“If I don’t know I don’t know, I think I know. If I don’t know I know, I think I don’t know.” — R.D. Laing
“One-Eyed Charley” Parkhurst drove a stagecoach throughout California during the height of the Gold Rush, rising to the top of a difficult, dangerous, and highly competitive profession at its historic peak. Only after his death in 1879 at age 67 was it discovered that Charley was a woman. In this week’s episode of the Futility Closet podcast, we’ll tell what’s known of Charley Parkhurst’s courageous and enigmatic life story.
We’ll also hear listeners’ input on the legalities of an anti-Christian town and puzzle over a lucky driver and his passenger.
Sources for our feature on Charley Parkhurst:
Dan L. Thrapp, ed., Encyclopedia of Frontier Biography, 1991.
Gloria G. Harris and Hannah S. Cohen, Women Trailblazers of California: Pioneers to the Present, 2012.
Alton Pryor, Fascinating Women in California History, 2003.
“Thirty Years in Disguise,” New York Times, Jan. 9, 1880.
Mark McLaughlin, “Sierra History: The Strange Tale of Stagecoach Driver Charley Parkhurst,” Tahoe Daily Tribune, July 11, 2015.
“The Secret of One-Eyed Charley,” Palm Beach Post, June 29, 1958.
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Many thanks to Doug Ross for the music in this episode.
If you have any questions or comments you can reach us at email@example.com. Thanks for listening!
The 19th canto of the Sanskrit epic poem Shishupala Vadha is a tour de force of ingenious wordplay, including double meanings, constrained writing, and concrete poetry. The 27th stanza has been called “the most complex and exquisite type of palindrome ever invented” — it produces the same text when read forward, backward, down, or up:
“[That army], which relished battle, contained allies who brought low the bodies and gaits of their various striving enemies, and in it the cries of the best of mounts contended with musical instruments.”
The Babylonian Theodicy is a cuneiform poem of 27 stanzas of 11 lines each. All the sentences in each stanza begin with the same sign, and if these signs are read in order, they produce an acrostic that identifies the author:
a-na-ku sa-ag-gi-il-ki-i-na-am-ub-bi-ib ma-áš-ma-šu ka-ri-bu ša i-li ú šar-ri
“I, Saggil-kīnam-ubbib, the incantation priest, am adorant of the god and the king.”
See also The Star Gauge. (Thanks, Sujan.)
On July 21, 1904, the London Times published a curious letter from H. Rider Haggard. On the night of Saturday, July 9, he said, he had gone to bed at about 12:30 “and suffered from what I took to be a nightmare”:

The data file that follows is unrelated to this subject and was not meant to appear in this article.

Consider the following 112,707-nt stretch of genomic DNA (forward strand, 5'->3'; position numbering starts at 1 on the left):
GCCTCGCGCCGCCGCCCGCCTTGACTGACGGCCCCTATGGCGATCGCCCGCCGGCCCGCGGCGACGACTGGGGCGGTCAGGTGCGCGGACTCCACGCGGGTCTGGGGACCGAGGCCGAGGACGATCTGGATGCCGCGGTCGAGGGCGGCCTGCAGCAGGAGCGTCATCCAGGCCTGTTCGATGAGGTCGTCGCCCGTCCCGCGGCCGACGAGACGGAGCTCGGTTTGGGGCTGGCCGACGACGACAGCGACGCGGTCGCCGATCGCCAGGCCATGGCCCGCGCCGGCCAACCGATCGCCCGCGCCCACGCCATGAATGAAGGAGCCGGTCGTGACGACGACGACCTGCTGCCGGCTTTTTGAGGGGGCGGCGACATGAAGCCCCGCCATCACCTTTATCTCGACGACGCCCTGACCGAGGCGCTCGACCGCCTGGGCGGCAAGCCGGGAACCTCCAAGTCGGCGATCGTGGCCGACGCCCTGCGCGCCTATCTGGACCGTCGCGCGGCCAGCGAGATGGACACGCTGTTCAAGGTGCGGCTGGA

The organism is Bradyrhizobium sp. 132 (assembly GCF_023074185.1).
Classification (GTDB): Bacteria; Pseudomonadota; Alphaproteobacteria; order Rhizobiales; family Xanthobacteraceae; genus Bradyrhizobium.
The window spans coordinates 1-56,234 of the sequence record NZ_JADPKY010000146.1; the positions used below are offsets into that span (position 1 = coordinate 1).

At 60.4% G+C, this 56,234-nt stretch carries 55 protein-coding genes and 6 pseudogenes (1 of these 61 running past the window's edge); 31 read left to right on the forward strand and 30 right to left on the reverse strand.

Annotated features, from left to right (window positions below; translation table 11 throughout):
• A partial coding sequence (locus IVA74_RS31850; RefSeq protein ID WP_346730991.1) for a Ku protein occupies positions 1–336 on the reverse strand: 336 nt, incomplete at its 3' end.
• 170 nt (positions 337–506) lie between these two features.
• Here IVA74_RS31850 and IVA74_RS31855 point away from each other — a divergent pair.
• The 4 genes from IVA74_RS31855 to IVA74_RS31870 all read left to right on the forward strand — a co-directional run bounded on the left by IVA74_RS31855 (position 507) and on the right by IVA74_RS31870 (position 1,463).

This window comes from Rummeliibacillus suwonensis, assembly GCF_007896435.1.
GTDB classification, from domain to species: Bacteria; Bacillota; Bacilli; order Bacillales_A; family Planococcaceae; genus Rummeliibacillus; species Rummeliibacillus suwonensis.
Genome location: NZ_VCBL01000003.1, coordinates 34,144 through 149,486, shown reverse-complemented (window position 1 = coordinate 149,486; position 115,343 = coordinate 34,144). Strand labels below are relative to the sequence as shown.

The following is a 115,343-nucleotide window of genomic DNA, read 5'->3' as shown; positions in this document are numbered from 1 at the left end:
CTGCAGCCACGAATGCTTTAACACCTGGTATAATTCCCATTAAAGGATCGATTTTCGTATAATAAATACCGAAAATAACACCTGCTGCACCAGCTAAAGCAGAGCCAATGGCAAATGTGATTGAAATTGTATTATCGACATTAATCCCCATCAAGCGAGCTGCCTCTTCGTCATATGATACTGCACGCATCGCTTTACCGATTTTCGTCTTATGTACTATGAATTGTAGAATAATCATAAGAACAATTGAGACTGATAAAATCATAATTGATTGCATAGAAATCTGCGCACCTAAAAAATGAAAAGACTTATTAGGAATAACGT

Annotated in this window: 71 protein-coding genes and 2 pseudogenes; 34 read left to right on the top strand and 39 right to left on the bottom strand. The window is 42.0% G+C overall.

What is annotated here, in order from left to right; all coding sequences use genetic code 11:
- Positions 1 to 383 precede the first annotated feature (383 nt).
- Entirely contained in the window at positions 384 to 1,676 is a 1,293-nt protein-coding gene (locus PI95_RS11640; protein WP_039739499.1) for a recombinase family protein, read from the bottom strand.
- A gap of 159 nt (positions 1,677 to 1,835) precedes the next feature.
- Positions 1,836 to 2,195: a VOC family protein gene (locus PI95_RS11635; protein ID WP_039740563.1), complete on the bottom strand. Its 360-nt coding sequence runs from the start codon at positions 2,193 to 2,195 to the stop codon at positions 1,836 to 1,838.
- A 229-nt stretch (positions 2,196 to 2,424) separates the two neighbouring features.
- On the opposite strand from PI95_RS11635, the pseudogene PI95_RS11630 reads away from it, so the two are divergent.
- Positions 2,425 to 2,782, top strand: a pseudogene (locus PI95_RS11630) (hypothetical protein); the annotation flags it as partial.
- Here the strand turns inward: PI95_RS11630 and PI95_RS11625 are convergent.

I dreamed that a black retriever dog, a most amiable and intelligent beast named Bob, which was the property of my eldest daughter, was lying on its side among brushwood, or rough growth of some sort, by water. In my vision the dog was trying to speak to me in words, and, failing, transmitted to my mind in an undefined fashion the knowledge that it was dying. Then everything vanished, and I woke to hear my wife asking me why on earth I was making those horrible and weird noises. I replied that I had had a nightmare about a fearful struggle, and that I had dreamed that old Bob was in a dreadful way, and was trying to talk to me and to tell me about it.
The following morning Haggard and his wife told the story to their daughters, and it was not until that evening that the family realized that Bob was missing. Haggard began to investigate, and on Thursday morning he and a groom discovered the dog’s body floating in the River Waveney about a mile and a quarter from the author’s home. Haggard was also approached by two railway plate-layers who on Monday had found the dog’s collar atop a bridge that crossed the water between Ditchingham and Bungay. “It would seem that the animal must have been killed by an excursion train that left Ditchingham at 10.25 on Saturday night, returning empty from Harlestone a little after 11.” This was the last train that ran that night, and no trains ran on Sunday.
It appeared that the train had knocked the dog into the reedy margin of the water, where, if it was still alive, “it must have suffocated and sunk, undergoing, I imagine, much the same sensations as I did in my dream, and in very similar surroundings to those that I saw therein — namely, amongst a scrubby growth at the edge of water.”
I am forced to conclude that the dog Bob, between whom and myself there existed a mutual attachment, either at the moment of his death, if his existence can conceivably have been prolonged till after one in the morning, or, as seems more probable, about three hours after that event, did succeed in calling my attention to its actual or recent plight by placing whatever portion of my being is capable of receiving such impulses when enchained by sleep, into its own terrible position.
The full letter is here. Haggard added a certificate by a veterinary surgeon, affirming that Bob must have been in the water three days; from his wife and children, confirming his description of the nightmare on Sunday morning; from the plate-layer who discovered the collar; and from the groom who had found the dog with him. Draw your own conclusions.